1. Cue: Usually being annoyed or tense.
2. Response: Break into "a sparkle smile." Sparkle (twinkle) with the eyes. (Stroebel suggests that in public this may be done inwardly, to avoid the reaction of a stranger who is sparkled at.) The idea is to "get the facial muscles out of the grim posture of a dog going into battle."
3. At the same time you are smiling, give yourself the suggestion of an alert and amused -- this is important -- mind and a calm body.
4. Take an easy deep breath -- Stroebel used to call for two, but the Type A's asked it one wasn't enough -- through imaginary holes in the bottom of your feet. (This makes use of the diaphragm.)
5. Inhale the breath up through the legs and into the stomach, to experience a sensation of flowing warmth and heaviness.
6. Exhale the breath back down through the legs and let your jaw, tongue and shoulders go limp, (unclench the teeth) and feel the warmth and heaviness go out of your body.
Use the QR at the "scene of stress," as in driving on the Beltway hehind a car that's going 20 miles an hour with bumper-to-bumper lanes on either side of you.
For children, the imagery is appropriately colorful (such as "magic jaw string"), ending with "my own very good feeling," as one child described it.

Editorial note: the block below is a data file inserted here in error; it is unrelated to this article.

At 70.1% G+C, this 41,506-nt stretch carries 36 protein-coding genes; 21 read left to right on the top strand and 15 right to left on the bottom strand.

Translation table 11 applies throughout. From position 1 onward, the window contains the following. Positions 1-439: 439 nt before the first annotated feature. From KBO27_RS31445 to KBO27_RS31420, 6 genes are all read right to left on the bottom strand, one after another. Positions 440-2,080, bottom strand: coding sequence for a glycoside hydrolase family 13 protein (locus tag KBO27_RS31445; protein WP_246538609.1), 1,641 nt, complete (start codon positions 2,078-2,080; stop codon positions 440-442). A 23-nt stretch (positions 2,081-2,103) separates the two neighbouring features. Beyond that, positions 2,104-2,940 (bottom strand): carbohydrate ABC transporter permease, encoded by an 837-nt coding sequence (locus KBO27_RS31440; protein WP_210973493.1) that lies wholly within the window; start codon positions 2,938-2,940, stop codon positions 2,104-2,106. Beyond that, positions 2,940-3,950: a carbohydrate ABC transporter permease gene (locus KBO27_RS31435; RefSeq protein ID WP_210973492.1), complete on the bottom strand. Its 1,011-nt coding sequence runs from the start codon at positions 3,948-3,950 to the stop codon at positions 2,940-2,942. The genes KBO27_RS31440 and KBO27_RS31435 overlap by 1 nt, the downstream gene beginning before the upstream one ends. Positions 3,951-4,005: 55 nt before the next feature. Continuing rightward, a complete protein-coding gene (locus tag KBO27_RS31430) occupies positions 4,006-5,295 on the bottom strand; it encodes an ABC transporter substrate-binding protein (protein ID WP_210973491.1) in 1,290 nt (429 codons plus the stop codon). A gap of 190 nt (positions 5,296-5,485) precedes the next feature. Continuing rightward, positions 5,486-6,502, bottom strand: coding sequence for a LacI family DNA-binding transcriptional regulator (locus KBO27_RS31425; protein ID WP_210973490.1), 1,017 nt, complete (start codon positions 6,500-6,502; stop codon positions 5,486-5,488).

For adults the metaphors are of a car, with the brain shifting the body into the appropriate gear to achieve homeostasis , or natural balance.
Kiddie QR is taught in 16, 2-minute training segments with reinforcement exercises later. It is critically important, Strobel emphasises, that QR be taught with professional supervision. A child's lowered arousal state could, for example, precipitate a seizure of some kind, or in a diabetic, cause an overreaction to insulin.
Adults, if they are on medication or have any special problems, also need to be carefully supervised. It takes longer for an adult to unlearn the stress pathways formed over a lifetime.
"We don't have enough research data yet, but there's every good reason to believe that it will have a remarkable impact on creativity and productivity in the classroom," says Strobel. "It's almost common sense that it works."